P.S your money is worth a lot more in such environments.
    What cost 10,000 today would generally cost 1.000 in such an environment. Certainly in property and cars and so forth.

    Good article Dave.)

  5. Anto D,

    Thanks for the answer, I appreciate it. I missed getting on the property ladder in the UK n the Eighties, and here I was already chasing a departing train, so I’m looking at this from the point of view of a lot of people that can’t afford to buy property and feel that I’ll never be able to get on the ladder at this rate. Though I can’t see house prices ever dropping by 90%, do you really think that this size of price collapse is a possibility?

  6. Official Announcement

    Bertie Ahern today announced that he is changing our national emblem from a shamrock to a CONDOM because it more accurately reflects the government’s political stance.
    A condom allows for inflation, halts production, destroys the next generation, protects a bunch of pricks, and gives you a sense of security while you’re actually being screwed.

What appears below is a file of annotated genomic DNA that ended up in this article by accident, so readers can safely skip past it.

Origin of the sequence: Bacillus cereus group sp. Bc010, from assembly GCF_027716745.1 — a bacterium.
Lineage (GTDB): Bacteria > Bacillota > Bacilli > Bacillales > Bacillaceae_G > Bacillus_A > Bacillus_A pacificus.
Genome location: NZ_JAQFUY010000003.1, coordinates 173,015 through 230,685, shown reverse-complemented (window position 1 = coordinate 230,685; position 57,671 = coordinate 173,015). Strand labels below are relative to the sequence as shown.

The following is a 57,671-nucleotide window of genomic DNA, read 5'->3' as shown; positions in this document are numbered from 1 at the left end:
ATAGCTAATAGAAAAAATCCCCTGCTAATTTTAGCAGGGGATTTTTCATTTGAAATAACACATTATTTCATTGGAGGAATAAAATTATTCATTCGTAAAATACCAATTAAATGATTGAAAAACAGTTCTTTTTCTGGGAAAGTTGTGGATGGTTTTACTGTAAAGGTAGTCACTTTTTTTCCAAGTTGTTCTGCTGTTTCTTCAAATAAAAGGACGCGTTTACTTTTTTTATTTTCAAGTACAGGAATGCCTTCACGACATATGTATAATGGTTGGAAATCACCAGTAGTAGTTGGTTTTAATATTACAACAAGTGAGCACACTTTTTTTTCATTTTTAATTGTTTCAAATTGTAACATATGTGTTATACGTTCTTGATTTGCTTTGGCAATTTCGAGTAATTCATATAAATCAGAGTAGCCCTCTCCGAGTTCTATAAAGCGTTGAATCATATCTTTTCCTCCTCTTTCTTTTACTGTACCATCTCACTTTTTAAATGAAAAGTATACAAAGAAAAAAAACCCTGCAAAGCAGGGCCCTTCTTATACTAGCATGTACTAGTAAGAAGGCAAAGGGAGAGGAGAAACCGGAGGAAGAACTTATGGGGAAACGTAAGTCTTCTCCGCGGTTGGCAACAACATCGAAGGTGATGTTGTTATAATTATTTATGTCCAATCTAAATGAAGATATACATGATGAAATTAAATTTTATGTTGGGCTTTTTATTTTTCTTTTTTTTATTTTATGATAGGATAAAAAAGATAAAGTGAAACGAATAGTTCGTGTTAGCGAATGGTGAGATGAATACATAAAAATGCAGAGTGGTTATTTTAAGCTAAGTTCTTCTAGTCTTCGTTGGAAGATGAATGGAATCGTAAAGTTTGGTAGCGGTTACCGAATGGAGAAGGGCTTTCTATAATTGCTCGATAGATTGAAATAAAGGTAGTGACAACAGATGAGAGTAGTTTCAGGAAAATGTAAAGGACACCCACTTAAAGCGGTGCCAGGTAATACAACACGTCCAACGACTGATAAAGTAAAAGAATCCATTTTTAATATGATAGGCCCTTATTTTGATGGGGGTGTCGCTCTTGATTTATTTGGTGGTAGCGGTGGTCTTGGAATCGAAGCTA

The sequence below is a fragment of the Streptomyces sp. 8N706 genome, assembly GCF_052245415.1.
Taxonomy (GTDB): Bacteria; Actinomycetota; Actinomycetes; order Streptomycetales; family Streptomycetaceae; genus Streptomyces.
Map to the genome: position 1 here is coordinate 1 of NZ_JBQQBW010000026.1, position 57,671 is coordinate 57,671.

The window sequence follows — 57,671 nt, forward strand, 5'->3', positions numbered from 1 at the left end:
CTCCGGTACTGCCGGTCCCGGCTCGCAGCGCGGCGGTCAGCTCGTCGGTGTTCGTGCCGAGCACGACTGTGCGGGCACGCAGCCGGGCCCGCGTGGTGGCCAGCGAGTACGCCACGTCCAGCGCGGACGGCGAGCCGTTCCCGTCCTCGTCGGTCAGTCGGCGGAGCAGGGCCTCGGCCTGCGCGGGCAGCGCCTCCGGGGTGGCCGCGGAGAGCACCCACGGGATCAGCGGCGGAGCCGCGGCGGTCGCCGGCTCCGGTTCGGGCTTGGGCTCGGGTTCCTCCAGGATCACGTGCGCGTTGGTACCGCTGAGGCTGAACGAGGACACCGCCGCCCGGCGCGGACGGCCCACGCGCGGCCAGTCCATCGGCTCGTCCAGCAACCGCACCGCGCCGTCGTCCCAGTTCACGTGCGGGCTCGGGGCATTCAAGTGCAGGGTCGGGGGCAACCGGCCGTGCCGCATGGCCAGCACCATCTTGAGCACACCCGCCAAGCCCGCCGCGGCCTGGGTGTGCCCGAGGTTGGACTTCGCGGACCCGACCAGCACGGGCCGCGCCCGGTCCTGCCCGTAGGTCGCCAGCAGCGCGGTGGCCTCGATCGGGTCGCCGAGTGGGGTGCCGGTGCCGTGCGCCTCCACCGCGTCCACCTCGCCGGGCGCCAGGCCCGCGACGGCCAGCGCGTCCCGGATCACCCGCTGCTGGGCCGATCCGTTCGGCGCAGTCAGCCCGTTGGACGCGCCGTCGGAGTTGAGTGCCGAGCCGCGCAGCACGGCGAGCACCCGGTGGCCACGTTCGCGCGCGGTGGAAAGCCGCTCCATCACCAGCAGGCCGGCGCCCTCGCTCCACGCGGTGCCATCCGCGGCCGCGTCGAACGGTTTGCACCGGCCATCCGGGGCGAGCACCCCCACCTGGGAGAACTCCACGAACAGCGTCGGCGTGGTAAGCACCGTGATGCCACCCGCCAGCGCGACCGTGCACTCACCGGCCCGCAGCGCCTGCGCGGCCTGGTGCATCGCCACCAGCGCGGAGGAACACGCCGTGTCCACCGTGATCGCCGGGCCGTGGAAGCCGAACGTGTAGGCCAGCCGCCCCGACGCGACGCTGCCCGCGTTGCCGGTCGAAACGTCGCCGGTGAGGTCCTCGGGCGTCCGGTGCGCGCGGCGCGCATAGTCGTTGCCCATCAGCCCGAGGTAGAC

Damn, it just doesn’t get more accurate than that! 

  7. Observation

    So much for it actually working!

    Ahern is going to be roasted and sliced to pieces being the pig he really is!

    We all saw what happened to Napoleon on “Animal Farm”!

  8. Stephen

    The governments only really have two options: Firstly, they can let the bubble pop, enormous numbers of companies and people would go bankrupt, unemployment would rocket, and the economy would effectively come to a screeching halt. Alternatively, they can inflate, and inflate, and inflate, the effect will be much worse in the long run, but in the short run, people just get poorer in terms of buying power, things get harder for everyone, every year, the deserving, and the undeserving. Those who thought they were rich, find that they aren’t, houses are still worth $2m, but people find that $2m isn’t so much after all, what with a tank full of petrol now $300 (it’s about US$120 in the UK now). The process of inflation brings a slow, lingering, agony, but not the short shock of a crash that would focus attention, and be such unwelcome negative PR. They’ll chose to inflate, I’ll bet you 1 million Zim dollars.